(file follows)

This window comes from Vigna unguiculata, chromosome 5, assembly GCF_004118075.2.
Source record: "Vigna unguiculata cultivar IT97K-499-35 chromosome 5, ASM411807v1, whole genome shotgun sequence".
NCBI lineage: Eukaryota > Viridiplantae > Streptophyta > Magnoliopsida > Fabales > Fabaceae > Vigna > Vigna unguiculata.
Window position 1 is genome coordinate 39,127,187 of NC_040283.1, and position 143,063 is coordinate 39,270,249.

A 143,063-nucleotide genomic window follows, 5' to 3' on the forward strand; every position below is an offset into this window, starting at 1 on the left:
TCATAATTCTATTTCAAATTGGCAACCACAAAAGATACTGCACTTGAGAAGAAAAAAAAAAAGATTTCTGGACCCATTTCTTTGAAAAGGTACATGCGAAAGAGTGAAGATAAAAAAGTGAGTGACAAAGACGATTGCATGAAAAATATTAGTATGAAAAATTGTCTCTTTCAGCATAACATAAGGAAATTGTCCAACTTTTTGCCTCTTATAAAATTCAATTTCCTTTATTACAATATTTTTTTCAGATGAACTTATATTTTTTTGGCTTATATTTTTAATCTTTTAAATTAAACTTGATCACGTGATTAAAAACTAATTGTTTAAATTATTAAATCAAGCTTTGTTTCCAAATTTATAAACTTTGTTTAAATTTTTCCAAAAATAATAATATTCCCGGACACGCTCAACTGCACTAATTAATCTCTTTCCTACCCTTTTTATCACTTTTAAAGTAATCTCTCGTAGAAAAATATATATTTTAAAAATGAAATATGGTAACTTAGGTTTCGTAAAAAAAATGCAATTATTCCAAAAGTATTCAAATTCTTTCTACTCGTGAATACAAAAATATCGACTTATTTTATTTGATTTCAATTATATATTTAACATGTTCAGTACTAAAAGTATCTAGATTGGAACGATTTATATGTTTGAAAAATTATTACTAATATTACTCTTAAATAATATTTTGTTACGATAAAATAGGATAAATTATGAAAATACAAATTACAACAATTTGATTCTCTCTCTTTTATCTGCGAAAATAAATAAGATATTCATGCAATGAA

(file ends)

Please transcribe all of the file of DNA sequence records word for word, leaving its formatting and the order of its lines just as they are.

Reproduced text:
This window comes from Vigna unguiculata, chromosome 5, assembly GCF_004118075.2.
Source record: "Vigna unguiculata cultivar IT97K-499-35 chromosome 5, ASM411807v1, whole genome shotgun sequence".
NCBI lineage: Eukaryota > Viridiplantae > Streptophyta > Magnoliopsida > Fabales > Fabaceae > Vigna > Vigna unguiculata.
Window position 1 is genome coordinate 39,127,187 of NC_040283.1, and position 143,063 is coordinate 39,270,249.

A 143,063-nucleotide genomic window follows, 5' to 3' on the forward strand; every position below is an offset into this window, starting at 1 on the left:
TCATAATTCTATTTCAAATTGGCAACCACAAAAGATACTGCACTTGAGAAGAAAAAAAAAAAGATTTCTGGACCCATTTCTTTGAAAAGGTACATGCGAAAGAGTGAAGATAAAAAAGTGAGTGACAAAGACGATTGCATGAAAAATATTAGTATGAAAAATTGTCTCTTTCAGCATAACATAAGGAAATTGTCCAACTTTTTGCCTCTTATAAAATTCAATTTCCTTTATTACAATATTTTTTTCAGATGAACTTATATTTTTTTGGCTTATATTTTTAATCTTTTAAATTAAACTTGATCACGTGATTAAAAACTAATTGTTTAAATTATTAAATCAAGCTTTGTTTCCAAATTTATAAACTTTGTTTAAATTTTTCCAAAAATAATAATATTCCCGGACACGCTCAACTGCACTAATTAATCTCTTTCCTACCCTTTTTATCACTTTTAAAGTAATCTCTCGTAGAAAAATATATATTTTAAAAATGAAATATGGTAACTTAGGTTTCGTAAAAAAAATGCAATTATTCCAAAAGTATTCAAATTCTTTCTACTCGTGAATACAAAAATATCGACTTATTTTATTTGATTTCAATTATATATTTAACATGTTCAGTACTAAAAGTATCTAGATTGGAACGATTTATATGTTTGAAAAATTATTACTAATATTACTCTTAAATAATATTTTGTTACGATAAAATAGGATAAATTATGAAAATACAAATTACAACAATTTGATTCTCTCTCTTTTATCTGCGAAAATAAATAAGATATTCATGCAATGAA